A Yale University professor and two others have been awarded the 2013 Nobel Prize for their work in medicine on how hormones transport inside and outside cells.
The recipients this year are James E. Rothman, Yale's chairman in the Department of Cell Biology, Randy W. Schekman, a professor at UCLA Berkeley, and Thomas C. Südhof, professor at Stamford University.
The Nobel Assembly in Sweden said the three professors "have solved the mystery of how the cell organizes its transport system." The Hartford Courant reported that the three men mapped out one of the body's critical networks that uses tiny bubbles known as vesicles to ferry chemicals such as insulin within cells.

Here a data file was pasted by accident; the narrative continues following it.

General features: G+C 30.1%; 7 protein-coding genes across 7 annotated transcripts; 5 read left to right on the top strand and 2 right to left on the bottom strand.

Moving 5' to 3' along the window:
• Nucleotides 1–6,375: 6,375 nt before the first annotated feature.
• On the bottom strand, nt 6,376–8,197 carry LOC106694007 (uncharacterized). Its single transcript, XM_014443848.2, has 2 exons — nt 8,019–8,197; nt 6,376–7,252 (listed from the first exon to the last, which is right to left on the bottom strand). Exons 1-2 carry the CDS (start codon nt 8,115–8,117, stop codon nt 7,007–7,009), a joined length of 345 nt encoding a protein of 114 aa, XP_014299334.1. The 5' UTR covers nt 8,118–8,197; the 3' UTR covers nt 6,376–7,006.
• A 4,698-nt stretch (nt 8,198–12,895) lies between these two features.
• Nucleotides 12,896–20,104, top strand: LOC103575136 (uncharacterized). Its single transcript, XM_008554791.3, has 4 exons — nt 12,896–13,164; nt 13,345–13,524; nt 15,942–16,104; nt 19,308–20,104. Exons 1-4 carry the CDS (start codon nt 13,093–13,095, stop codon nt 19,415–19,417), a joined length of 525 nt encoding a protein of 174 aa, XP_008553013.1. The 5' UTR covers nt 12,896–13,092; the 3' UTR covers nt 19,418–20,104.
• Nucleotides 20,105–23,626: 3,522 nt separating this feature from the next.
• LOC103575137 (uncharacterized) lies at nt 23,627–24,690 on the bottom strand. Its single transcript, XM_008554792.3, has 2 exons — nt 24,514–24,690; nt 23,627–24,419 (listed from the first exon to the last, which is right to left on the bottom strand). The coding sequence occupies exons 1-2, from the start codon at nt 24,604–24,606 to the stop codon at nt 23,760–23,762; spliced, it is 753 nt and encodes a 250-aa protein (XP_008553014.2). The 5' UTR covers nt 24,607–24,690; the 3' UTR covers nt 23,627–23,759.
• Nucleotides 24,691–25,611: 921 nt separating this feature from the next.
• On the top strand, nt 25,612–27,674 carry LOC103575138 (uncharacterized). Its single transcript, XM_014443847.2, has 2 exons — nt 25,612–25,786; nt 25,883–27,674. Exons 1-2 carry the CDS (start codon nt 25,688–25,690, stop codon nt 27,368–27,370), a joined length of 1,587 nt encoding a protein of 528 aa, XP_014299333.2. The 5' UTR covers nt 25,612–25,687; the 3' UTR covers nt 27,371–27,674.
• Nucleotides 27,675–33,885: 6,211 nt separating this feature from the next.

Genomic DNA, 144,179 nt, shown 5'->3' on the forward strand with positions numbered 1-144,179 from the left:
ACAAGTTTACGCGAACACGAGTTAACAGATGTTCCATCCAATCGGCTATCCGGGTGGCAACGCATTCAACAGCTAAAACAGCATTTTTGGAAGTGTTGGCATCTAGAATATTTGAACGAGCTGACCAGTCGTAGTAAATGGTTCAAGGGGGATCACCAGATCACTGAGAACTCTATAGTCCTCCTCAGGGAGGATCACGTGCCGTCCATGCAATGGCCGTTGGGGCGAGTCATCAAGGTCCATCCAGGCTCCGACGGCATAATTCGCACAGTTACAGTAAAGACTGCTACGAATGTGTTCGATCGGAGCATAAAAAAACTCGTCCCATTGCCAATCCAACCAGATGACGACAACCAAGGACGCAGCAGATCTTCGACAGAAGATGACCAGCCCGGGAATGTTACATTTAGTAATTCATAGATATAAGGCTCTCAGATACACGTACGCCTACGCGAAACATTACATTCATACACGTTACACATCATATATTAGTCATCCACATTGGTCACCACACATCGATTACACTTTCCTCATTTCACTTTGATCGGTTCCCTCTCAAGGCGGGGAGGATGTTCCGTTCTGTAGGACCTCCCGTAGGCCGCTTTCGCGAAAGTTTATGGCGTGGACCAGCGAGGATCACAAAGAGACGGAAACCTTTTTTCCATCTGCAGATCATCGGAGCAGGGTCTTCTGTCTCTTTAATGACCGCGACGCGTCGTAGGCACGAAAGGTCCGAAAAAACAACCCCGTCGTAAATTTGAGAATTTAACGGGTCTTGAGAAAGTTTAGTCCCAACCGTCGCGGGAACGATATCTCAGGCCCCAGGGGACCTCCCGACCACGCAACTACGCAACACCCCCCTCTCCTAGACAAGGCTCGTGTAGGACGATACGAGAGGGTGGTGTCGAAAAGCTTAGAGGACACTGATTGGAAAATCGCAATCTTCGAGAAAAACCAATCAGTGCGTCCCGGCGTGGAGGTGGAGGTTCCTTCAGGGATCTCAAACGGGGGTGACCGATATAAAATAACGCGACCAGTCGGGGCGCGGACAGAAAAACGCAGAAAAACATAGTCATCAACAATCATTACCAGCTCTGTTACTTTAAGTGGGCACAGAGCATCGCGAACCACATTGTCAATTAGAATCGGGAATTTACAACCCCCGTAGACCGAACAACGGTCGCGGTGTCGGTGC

"Through their discoveries, Rothman, Schekman and Südhof have revealed the exquisitely precise control system for the transport and delivery of cellular cargo," the Nobel organization said. "Disturbances in this system have deleterious effects and contribute to conditions such as neurological diseases, diabetes, and immunological disorders."